Maps

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Ptolemy: Prima Europe Tabula (1486)

One of the earliest surviving copies of Ptolemy’s second-century map of the British Isles. Originally published in Ptolemy’s Geographia. This is the second issue of the 1482 map, printed at Ulm, which was the first woodcut map of the British Isles and the first to be printed outside Italy. (National Library of Wales)

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Roman York

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Roman Yorkshire

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Roman Britain: Industrial Production

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Roman Britain – the Invasion Early Days

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Roman Britain: the Military Situation in the North

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Roman Britain: Main Roads and Towns

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Agricola’s Campaigns

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Roman Britain About AD 410

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Iter Britanniarum

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The Roman Empire AD 117

Introduction

A Historical Guide to Roman York is published to coincide with the 1950th anniversary of the founding of the city by the Romans in AD 71. There have been numerous books published on the Roman city of York over the years. The majority deal with Eboracum (to give York its Roman name) in a thorough and interesting way, basing their accounts, in the absence of much real literary evidence, on the epigraphical and archaeological evidence which is being dug up here all the time. The sites and finds are described in intriguing detail – but often in a one-dimensional way; there is very little context to be found, context explaining why such and such a thing happened, what a tombstone tells us beyond its notice of death, why an artefact was found here and what it signifies, or why this person or that did this or that. In other words, the tendency has often been to view Roman York in isolation from the empire that was going on all around it informing, engaging and dictating life in York. Many of the existing descriptions of Roman York do not give the circumstances that form the wider context for, or a more precise perspective on, a particular building, tombstone or find – be it exposing an historical event, military strategy, imperial policy or fashion trend. Only with this background detail can we fully understand what we are digging up and what we are looking at. If we are to understand York properly, it is vital to know and understand the norms, practices and events prevalent in Rome and in other parts of the Roman Empire and how they impinged on this northernmost fortress.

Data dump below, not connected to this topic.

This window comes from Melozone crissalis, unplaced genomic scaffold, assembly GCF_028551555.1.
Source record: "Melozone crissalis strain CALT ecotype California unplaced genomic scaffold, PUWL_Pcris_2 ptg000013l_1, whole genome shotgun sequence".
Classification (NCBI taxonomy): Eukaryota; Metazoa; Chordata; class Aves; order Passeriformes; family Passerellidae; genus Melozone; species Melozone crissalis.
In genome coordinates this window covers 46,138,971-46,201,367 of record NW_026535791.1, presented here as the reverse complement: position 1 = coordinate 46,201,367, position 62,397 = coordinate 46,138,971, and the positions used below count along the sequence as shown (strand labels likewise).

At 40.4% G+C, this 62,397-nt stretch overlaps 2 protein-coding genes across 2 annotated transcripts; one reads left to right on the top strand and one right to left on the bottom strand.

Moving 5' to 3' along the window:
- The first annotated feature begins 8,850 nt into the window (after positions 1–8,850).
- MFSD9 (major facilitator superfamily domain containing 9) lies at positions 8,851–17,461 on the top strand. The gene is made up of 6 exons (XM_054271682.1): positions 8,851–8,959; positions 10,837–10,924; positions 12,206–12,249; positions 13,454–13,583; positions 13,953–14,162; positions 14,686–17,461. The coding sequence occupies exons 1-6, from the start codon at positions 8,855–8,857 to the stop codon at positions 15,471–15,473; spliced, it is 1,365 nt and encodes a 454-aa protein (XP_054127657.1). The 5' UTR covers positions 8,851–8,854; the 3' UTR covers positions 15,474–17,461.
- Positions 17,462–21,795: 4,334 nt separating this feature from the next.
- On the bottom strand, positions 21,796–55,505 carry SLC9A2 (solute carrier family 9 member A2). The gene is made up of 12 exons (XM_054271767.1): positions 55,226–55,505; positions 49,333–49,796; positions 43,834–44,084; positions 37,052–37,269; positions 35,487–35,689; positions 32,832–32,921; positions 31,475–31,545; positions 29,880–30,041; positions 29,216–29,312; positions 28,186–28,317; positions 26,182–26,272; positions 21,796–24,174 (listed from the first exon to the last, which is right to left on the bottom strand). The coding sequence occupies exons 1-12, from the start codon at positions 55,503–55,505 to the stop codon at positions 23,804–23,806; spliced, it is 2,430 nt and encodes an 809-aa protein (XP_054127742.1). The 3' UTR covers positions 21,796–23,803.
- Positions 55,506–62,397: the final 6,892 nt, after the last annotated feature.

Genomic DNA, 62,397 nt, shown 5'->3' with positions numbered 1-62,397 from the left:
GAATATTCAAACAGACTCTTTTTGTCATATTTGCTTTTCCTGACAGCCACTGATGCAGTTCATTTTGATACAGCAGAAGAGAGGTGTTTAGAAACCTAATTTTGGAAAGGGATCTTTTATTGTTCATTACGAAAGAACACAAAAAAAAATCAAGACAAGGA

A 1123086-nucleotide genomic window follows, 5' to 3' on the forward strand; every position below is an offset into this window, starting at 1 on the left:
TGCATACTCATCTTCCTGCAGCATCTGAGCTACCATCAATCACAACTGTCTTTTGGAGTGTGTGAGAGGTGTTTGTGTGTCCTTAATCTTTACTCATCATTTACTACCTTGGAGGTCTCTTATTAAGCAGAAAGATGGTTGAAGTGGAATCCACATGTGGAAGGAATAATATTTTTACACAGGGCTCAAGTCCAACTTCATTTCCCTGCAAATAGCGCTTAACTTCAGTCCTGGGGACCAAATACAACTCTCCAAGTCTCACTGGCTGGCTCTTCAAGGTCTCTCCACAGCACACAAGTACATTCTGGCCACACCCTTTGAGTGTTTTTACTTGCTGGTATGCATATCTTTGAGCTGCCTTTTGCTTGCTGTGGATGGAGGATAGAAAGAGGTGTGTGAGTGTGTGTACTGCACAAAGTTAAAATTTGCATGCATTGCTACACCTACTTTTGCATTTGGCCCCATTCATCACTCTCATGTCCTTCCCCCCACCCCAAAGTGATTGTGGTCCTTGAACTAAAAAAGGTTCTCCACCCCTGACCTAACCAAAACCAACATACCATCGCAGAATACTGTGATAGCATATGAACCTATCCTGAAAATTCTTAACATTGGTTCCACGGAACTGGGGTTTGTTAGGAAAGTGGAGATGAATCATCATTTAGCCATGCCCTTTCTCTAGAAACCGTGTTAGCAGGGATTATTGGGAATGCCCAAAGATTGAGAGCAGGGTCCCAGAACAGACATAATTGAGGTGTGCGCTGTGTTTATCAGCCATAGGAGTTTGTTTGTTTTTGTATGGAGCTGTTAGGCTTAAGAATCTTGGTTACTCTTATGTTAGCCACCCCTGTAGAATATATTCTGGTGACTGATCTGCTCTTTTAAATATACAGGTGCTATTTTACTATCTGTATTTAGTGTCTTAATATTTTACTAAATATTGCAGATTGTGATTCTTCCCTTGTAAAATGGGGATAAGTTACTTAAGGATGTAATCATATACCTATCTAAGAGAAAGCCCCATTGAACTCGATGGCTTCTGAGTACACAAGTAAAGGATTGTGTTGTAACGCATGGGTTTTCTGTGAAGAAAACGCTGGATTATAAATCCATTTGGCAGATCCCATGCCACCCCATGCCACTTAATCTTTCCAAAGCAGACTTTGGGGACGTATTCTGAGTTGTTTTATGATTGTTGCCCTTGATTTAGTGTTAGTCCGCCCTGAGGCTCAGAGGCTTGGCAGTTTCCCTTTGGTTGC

The Roman world in and after AD 43 for some 300 years – from the Roman invasion by Claudius and the establishment of York twenty-eight years later, to the Roman exodus around AD 410 – was a huge, diverse and multi-faceted world: York had a significant role to play in its development and progress, exemplifying or reflecting many of the political, societal and military concepts, factors and events that were going on from Egypt to north Germany, from Iberia to Persia. This book describes Roman York, but in the context of the wider empire.

So, for example, we will examine, empire wide, what really attracted the Romans to Britannia; the military and political motives behind Julius Caesar’s invasions; what was going on in Rome to make Claudius feel the need to annex Britannia; we ask the intriguing question, why York for a fortress and as second city of the province? We follow the progress of the invasion under Agricola and others before and after him and ask what drove Hadrian and Antoninus to build their walls? We expatiate on Roman religion in York and on Christianity and its eventual acceptance; we describe ‘Romanisation’, army life and what triggered the Severan reform of Britannia’s imperial status and why Severus made Eboracum the political and administrative centre of the known world. We describe York’s communications, we meet empresses Julia Domna and Helena and Alaric the Hun; we ask what actually triggered that history-changing Roman withdrawal.

We examine funerary epigraphical evidence; we discuss the significance of Serapis and Mithras; and we cover the importance of local jet deposits. We pay the ferryman and discuss other funerary conundrums and burial rituals. We elaborate on fortress, castrum, vicus, canaba and colonia. We pursue gladiators, imperial visits and imperial deaths here, and the social function fulfilled by the bath house and putative and sought-after amphitheatre. And we look at the evidence for the existence of an imperial palace and much, much, more . . .

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